The Fresh Loaf

News & Information for Amateur Bakers and Artisan Bread Enthusiasts

30% Sprouted Rye Sourdough

Elsie_iu's picture
Elsie_iu

30% Sprouted Rye Sourdough

Experimenting with sprouted rye...

 

 

30% Sprouted Rye Sourdough

 

Dough flour (all freshly milled):

105g      35%       Whole spelt flour

105g      35%       Whole Red Fife wheat flour

90g        30%       Sprouted rye flour (wet sprouts were dried at 100°C)

 

For leaven:

14g       4.67%       Starter

43g       14.3%       Bran sifted from dough flour

43g       14.3%       Water

 

For dough:

257g      85.7%       Dough flour excluding bran for leaven

143g      47.7%       Water

90g           30%       Whey

100g      33.3%       Leaven

9g               3%       Vital wheat gluten

5g          1.67%       Salt

 

__________

307g        100%       Whole grain

283g       92.2%       Total hydration

 

Sift out the bran from dough flour except pearl millet flour, reserve 43 g for the leaven. Soak the rest, if any, in equal amount of water taken from dough ingredients.

Combine all leaven ingredients and let sit until doubled, around 3 hours (27°C).  

Roughly combine all dough ingredients except for the leaven and salt, autolyze for 15 minutes. Knead in the reserved ingredients and ferment for a total of 1 hour 45 minutes. Construct a set of stretch and fold at the 15 minutes mark and 30 hour mark respectively. Fold in the add-ins at the 30 minutes mark.

Shape the dough directly then put in into a banneton. Retard for 14 hours.

Preheat the oven at 250°C/482°F. Score and spritz the dough then bake straight from the fridge at 250°C/482°F with steam for 15 minutes then without steam for 25 minutes more or until the internal temperature reaches a minimum of 208°F. The crumb appeared very sticky when I cut into the bread after 2 hours, so I placed it into a zip-zag bag for 20 hours longer before slicing the rest of the loaf.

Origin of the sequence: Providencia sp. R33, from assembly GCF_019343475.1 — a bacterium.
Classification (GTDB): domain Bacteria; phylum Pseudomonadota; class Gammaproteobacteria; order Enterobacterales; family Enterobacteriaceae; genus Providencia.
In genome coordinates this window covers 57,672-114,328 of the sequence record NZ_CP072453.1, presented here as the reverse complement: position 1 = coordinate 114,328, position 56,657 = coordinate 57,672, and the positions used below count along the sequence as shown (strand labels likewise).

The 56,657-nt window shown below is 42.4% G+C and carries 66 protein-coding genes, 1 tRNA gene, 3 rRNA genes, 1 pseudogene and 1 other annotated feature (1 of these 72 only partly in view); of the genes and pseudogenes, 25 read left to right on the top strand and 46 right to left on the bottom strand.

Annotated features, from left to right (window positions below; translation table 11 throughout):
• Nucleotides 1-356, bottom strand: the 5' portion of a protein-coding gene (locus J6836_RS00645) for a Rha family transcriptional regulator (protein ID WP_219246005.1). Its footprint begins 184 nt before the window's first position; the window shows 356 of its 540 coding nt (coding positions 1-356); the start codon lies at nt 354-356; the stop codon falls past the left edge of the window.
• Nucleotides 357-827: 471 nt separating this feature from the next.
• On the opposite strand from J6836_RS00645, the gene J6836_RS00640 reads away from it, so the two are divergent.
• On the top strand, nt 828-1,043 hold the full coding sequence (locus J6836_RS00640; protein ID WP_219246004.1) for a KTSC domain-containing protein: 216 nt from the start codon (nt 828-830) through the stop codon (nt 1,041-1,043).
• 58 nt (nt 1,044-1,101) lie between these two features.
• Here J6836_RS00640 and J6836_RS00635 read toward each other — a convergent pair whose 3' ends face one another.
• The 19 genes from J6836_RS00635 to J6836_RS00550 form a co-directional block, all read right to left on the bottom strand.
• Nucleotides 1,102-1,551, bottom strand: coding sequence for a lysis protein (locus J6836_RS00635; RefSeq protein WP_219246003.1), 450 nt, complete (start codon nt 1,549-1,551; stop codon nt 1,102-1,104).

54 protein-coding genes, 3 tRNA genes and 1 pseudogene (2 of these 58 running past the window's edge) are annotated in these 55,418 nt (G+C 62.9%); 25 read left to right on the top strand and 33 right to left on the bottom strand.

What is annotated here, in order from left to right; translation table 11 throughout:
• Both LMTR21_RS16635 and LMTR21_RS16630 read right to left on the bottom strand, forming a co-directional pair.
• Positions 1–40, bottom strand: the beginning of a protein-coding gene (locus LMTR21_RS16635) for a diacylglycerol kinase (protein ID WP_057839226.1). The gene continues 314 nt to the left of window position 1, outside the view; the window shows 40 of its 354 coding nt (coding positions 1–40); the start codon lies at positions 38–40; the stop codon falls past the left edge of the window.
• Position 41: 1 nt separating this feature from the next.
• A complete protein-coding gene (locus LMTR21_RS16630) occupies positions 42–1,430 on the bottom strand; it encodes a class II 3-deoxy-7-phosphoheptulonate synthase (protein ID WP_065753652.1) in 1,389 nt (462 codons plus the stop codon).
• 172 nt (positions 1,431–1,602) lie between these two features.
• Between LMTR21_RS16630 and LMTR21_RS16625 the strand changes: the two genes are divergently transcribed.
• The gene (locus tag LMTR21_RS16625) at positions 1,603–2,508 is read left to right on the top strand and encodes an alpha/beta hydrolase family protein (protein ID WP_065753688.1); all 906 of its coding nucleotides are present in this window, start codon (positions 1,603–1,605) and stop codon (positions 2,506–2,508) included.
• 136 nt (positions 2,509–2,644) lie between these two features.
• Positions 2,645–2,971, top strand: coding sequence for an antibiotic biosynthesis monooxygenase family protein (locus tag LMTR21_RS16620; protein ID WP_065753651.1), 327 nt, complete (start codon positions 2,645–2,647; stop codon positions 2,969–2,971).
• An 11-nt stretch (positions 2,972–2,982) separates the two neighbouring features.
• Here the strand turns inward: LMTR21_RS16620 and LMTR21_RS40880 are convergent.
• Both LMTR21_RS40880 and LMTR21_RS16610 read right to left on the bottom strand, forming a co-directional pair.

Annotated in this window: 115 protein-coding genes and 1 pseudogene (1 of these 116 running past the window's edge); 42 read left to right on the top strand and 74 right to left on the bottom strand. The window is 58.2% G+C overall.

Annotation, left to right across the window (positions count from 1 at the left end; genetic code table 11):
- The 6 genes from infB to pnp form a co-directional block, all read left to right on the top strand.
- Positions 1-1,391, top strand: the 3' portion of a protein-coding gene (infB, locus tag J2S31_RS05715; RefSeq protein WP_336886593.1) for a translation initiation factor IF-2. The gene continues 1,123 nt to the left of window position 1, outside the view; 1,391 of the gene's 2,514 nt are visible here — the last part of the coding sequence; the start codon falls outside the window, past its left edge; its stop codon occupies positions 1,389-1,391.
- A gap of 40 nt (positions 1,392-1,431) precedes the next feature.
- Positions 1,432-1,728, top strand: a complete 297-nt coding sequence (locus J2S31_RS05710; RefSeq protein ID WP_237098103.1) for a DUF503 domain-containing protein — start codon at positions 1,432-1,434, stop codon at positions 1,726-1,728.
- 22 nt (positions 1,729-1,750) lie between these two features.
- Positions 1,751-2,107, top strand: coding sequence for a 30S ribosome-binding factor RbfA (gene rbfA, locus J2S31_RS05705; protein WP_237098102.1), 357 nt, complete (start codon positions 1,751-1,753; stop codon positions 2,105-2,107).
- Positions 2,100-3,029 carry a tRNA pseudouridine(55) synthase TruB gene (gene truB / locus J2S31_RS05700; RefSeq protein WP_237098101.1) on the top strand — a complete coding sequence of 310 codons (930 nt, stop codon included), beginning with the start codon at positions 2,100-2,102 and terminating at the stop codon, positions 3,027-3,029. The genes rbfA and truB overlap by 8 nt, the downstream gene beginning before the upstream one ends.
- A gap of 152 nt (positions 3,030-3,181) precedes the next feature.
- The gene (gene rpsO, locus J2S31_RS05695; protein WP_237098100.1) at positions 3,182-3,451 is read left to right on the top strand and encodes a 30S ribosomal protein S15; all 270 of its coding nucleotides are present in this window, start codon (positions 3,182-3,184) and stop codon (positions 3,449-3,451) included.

The crumb hasn’t really set even after 20 hours. It stuck to the knife when sliced and would benefit from toasting for a firmer texture. I thought of two factors that might have contributed to this. The first is the use of sprouted rye. Amylases supposedly have been denatured after being heated at 100°C but I can’t be sure. The second is that the bread was under-baked. My instant read thermometer was broken so I couldn’t check the temperature…

Despite the poor texture and crumb, the taste is not bad. It’s moderately sour and sweet at the same time. The sprouted rye gives the loaf a malty character, which can be noticed especially from its aroma.

 

_____

 

Pressure cooked curried lamb & mushrooms fusilli

 

Bored of fish quesadillas? Tried fishcakes quesadillas instead :) With Edam cheese and ancho & guajillo chili sauce

 

Paniyaram and poha

 

Smoked almonds & green beans spaghetti in curry leaves pesto

 

Easter lamb meatballs with ghee roasted carrots & potatoes and hummus

 

Easter-inspired dinner: Roasted asparagus, spiced carrots and potatoes, mini peas quiche in spring roll wrappers, spaghetti in white wine garlic mussels sauce, and shio koji pan grilled pork collar chop (Not burnt! Trust me)

 

White sandwich loaf: 20% pearl millet 10% Indian atta

Over-proofed…

 

Comments

isand66's picture
isand66

First the food.....looks fantastic and super yummy as always!

For the bread, since you only used 30% sprouted flour you shouldn't have ended up with a gummy crumb.  Most likely not baked long enough as you surmised.  If you use a majority of the flour as sprouted you do need to watch your timing as it will easily over-ferment.  It took me several tries to get the 100% Sprouted WW right from Peter Reinhart's book.